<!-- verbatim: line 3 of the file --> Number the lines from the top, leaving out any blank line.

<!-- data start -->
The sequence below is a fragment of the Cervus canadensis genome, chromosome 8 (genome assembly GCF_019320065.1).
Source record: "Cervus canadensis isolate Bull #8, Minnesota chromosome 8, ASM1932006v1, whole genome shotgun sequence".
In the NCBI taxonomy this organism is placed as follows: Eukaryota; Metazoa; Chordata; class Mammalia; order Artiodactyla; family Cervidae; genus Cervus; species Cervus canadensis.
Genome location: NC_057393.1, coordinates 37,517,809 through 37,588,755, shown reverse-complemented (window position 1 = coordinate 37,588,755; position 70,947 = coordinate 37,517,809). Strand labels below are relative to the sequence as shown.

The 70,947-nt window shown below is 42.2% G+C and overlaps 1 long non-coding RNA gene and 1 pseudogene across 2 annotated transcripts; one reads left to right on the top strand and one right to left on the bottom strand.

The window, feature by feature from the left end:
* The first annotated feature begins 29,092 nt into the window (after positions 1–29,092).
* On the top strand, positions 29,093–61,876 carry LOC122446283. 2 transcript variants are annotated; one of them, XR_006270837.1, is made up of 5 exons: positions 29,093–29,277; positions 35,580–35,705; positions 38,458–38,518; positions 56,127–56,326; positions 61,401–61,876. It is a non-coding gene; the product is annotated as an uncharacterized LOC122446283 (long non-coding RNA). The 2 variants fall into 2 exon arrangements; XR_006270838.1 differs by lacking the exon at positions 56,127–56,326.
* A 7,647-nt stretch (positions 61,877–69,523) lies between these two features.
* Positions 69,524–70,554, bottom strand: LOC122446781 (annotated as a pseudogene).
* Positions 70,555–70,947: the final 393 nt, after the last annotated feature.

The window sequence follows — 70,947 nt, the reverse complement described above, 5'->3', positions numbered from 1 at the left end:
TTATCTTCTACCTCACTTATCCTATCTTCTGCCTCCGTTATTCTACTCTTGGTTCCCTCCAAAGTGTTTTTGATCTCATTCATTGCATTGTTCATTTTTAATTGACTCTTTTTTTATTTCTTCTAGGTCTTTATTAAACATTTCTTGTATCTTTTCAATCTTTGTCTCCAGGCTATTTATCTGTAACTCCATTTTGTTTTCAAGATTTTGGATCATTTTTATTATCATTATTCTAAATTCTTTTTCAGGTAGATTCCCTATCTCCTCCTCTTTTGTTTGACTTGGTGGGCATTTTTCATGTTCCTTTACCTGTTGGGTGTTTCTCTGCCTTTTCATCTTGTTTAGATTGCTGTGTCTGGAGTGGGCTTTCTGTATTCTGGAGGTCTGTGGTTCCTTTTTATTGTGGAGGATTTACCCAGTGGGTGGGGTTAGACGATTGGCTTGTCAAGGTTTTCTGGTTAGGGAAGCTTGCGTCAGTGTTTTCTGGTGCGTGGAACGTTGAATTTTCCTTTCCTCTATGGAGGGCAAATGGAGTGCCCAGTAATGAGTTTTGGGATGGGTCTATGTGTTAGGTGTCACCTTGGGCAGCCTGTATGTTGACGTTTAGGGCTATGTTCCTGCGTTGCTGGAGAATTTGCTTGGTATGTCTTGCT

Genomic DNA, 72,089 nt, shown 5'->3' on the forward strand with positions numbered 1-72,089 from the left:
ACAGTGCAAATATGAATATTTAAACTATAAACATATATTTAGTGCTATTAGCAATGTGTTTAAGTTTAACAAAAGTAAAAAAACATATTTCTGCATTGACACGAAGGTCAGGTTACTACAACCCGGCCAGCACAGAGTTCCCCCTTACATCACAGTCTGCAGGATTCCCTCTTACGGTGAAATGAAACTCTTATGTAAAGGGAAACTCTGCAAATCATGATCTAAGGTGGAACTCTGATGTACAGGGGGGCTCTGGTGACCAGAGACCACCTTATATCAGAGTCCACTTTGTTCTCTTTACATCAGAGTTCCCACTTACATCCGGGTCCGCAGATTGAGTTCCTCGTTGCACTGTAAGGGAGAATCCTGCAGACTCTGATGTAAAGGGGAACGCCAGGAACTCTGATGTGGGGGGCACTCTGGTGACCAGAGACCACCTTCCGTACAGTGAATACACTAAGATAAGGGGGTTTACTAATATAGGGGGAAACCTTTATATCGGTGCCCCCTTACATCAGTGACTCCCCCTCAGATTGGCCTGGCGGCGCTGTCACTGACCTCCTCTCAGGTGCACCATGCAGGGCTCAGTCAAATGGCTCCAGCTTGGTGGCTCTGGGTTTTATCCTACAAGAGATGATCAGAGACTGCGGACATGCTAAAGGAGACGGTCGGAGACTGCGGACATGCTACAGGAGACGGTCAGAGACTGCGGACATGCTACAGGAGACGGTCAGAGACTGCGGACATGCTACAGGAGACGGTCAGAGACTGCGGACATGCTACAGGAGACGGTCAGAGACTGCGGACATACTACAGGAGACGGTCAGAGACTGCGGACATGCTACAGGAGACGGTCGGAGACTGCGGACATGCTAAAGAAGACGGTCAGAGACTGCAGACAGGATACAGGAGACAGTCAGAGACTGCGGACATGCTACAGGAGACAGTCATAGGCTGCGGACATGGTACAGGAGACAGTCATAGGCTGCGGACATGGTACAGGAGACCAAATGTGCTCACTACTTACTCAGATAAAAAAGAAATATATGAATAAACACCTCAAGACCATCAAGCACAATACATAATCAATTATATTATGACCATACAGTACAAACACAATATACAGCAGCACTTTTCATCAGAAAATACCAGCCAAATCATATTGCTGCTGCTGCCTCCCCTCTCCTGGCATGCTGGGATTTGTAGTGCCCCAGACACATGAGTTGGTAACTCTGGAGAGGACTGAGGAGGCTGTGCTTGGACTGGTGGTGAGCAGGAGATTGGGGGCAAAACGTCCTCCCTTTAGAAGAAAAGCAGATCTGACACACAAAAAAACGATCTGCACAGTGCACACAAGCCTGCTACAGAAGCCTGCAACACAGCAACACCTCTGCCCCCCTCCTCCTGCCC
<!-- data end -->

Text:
In the NCBI taxonomy this organism is placed as follows: Eukaryota; Metazoa; Chordata; class Mammalia; order Artiodactyla; family Cervidae; genus Cervus; species Cervus canadensis.